Post-punk seems to be back and stronger than ever, with bands such as Fontaines D.C., The Murder Capital or black midi releasing critically acclaimed albums in 2019. But every genre has its starting point and even post-punk would not have been the same today without a couple of legendary bands. Rest assured, The Raincoats are one of them, a cult act embodying that DYI approach and raw British rock-’n-roll spirit. But it is a reputation that was built up over time, thanks to the at that moment all-female band creating their self-titled debut in 1979, only years later picked up by many riot-grrrl bands and even the late Kurt Cobain. Therefore, 40 years after that peculiar debut and the cult status that followed, The Raincoats celebrate the anniversary on Le Guess Who? of all places. Location: Pandora in TivoliVredenburg.
Text: Merijn Siben / Photography: Erik Luyten
The Raincoats was formed by guitarist Ana Da Silva and bassist Gina Birch in 1977, after being inspired by a live performance of punk band The Slits. It became a revelation for Birch, seeing girls perform such chaotic punk rock and doing their own thing. After morphing into an all-girl band in 1979, they released the eponymous debut album, simply titled The Raincoats. With three of the four members living in squats, the raw sound feels like a trip back in time to the late 70’s, born out of grey British neighborhoods and a DIY-attitude plastered all over it. The album became a cult classic over time and a huge influence on riot-grrrl bands and grunge artists alike, with Kurt Cobain counting the debut as one of his favorite records. Therefore it seems only fitting that the band, still lead by Da Silva and Birch celebrates its’ 40th anniversary by playing the debut in full.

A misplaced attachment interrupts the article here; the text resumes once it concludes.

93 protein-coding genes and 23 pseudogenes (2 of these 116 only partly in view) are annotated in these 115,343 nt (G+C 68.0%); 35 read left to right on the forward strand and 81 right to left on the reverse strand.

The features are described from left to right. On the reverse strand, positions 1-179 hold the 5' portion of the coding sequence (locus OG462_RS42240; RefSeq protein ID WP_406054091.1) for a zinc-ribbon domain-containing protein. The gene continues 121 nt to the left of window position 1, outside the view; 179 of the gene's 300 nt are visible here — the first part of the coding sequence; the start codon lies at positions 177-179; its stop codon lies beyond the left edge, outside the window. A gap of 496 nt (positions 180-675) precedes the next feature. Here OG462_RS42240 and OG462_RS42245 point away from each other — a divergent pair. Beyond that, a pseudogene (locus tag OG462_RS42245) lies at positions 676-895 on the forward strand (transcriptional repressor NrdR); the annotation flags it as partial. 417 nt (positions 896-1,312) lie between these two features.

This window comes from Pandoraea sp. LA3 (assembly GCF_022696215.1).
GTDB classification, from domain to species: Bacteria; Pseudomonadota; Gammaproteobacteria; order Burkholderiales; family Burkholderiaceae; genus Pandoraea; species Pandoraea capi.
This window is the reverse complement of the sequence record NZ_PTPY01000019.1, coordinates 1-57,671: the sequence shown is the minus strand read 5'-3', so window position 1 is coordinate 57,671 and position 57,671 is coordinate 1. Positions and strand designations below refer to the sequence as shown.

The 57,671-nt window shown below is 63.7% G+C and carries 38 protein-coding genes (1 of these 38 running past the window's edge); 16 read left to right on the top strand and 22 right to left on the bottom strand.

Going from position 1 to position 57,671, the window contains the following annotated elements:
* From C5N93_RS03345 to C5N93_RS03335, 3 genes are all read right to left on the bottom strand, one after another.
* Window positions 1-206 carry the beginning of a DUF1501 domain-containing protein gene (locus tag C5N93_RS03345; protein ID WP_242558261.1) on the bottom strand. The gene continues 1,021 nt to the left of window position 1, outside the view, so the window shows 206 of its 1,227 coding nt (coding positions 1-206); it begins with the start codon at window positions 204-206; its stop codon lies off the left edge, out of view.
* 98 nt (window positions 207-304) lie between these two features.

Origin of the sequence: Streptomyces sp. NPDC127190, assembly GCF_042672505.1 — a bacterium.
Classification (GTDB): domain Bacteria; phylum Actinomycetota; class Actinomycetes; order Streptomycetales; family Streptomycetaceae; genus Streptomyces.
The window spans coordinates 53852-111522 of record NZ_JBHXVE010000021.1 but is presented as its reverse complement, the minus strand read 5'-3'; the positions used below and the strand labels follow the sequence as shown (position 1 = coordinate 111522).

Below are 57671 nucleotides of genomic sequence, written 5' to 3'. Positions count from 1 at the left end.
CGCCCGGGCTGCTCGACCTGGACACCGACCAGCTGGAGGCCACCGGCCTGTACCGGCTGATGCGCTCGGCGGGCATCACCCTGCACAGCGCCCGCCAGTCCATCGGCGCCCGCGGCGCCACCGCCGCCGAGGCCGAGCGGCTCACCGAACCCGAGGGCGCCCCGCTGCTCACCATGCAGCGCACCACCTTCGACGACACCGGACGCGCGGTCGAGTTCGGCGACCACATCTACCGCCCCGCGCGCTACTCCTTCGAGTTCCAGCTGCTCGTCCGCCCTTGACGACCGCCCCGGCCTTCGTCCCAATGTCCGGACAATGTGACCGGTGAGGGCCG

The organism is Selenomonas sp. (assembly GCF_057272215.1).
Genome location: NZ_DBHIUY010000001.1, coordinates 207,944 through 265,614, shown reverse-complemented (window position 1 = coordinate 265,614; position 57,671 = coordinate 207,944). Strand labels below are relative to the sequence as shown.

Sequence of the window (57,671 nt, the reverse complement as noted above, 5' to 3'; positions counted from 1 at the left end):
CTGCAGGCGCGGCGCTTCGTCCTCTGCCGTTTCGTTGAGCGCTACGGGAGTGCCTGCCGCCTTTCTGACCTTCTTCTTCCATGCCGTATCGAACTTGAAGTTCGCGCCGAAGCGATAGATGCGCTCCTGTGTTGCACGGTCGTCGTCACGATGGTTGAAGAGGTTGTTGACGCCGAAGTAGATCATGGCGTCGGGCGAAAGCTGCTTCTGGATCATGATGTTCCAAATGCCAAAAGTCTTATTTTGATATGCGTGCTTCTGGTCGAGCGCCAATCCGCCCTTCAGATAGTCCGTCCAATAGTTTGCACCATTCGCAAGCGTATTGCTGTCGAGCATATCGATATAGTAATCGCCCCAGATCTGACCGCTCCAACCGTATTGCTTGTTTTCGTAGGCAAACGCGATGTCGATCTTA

Besides Da Silva and Birch, The Raincoats also has Anne Wood as violinist and back-up guitarist and Vice Cooler performing the drums. With some experimental, almost avant-garde undertones, The Raincoats’ brand of post-punk is delightfully kooky and, as it turns out today, a whole heap of fun. “We’re doing the cd version tonight, so technically it’s not 40 years”, quips Gina Birch, followed by a screechy rendition of opener Fairytales in the Supermarket. Besides the almost cacophonic vocals and rough power chords of Di Salva, it’s the pounding drums from Vice Cooler and the amazing violin sounds of Anne Wood that provide a solid foundation for the guitars. And it is the little details that show why The Raincoats were in a way so ahead of their time, incorporating a harmonica during No Side To Fall or the folk influences in a song such as The Void. Tracks like Off Duty Trip or In Love serve as highlights, with equally catchy choruses and adventurous rhythm changes. This is topped off with some modest bantering courtesy of Di Salva and Birch as well as a visible chemistry between the band members, oozing with a love for playing rock-’n-roll.
In all honesty though, The Raincoats’ music may sound a tad antique nowadays, but it’s undeniably the punk attitude and knack for fun songwriting that gives The Raincoats its timeless feel. Even more so when performed live by these four musicians, still rocking out and having fun years later. Which ultimately makes the debut an intriguing time-capsule and a sign of things to come in the 40 years that followed, influencing some of history’s biggest bands along the way. As Birch jokingly proclaims near the end of the show: “We should do this every 40 years.” Damn right.
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